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Monday, April 13, 2009

Texas May Offer Commercial Space Launch Provider Protections Too!

Not to be outdone by New Mexico or California, the Texas state legislature is now considering a waiver of liability measure for commercial space flight reports Pudget Sound Business Journal's TechFlash (Amazon's Jeff Bezos). Texas is in the race with New Mexico and California, following both Virginia in 2007 and Florida in 2008 to sustain the race to space tourist liability waivers. Where is Oklahoma with a legislative waiver proposal one wonders?

The new round of spaceflight liability in Texas, New Mexico and California comes after a no change recommendation to the United States Congress of the Commercial Space Launch Amendments Act (CSLAA) - effectively removing the sunset clause of the federal act with respect to the informed consent principle. The principle underpins the CSLAA, which defines space tourists as "spaceflight participants" and states that they fly in an "environment of informed consent,"according to a recent report by Rod Coppinger at FlightGlobal. Coppinger provides an excellent underpinning as to why states are now on the move.*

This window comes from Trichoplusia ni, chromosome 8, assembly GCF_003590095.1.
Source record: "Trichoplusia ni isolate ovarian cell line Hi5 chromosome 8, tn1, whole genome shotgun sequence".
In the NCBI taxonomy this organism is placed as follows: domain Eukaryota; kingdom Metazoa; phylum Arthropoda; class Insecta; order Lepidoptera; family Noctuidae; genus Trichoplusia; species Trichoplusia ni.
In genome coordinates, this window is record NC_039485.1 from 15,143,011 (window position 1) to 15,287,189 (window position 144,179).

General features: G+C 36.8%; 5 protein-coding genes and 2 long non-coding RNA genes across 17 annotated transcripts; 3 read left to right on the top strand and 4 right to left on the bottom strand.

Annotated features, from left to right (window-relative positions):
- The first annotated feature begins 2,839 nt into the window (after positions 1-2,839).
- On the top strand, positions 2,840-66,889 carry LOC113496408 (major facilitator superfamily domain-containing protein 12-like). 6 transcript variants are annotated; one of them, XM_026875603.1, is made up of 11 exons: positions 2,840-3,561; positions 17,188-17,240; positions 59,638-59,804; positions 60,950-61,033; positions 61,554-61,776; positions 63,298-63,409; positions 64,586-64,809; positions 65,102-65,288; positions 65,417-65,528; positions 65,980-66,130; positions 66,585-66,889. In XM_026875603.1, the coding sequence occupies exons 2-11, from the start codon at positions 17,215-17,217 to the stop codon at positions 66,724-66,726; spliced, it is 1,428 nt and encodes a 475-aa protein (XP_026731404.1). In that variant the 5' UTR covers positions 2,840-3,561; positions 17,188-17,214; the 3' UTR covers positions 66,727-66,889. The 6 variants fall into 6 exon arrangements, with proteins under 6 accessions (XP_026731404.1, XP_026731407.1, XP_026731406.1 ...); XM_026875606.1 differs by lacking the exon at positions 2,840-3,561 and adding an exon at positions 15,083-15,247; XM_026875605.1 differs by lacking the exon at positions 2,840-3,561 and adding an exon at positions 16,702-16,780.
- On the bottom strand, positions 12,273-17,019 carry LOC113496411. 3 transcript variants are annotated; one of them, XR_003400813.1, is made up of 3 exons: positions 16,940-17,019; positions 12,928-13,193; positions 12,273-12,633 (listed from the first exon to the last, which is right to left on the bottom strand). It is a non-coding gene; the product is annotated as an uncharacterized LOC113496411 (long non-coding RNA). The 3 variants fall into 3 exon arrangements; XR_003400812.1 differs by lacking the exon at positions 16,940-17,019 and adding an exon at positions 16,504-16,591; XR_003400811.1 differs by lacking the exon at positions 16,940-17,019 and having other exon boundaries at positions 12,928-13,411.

Virginia's liability waiver law considered the CSLAA sunset provision and took a more conservative alternative of adding a July 1, 2013 sunset provision to the state's law. Virginia may now find the need to remove, extend, or allow to expire the state's liability waiver provision. The Florida law constains no such setset to mirror the former CSLAA sunset clause.

Commercial "spaceflight participants" advocates argue that the waivers may actually retard ticket purchase as would-be passengers shy away from waiver executions govered by such state laws. But commercial space launch competition among the states (especially those in the south and west) appear to be a variable driving legislation within the various legislatures this year and the two years past.

1 comment:

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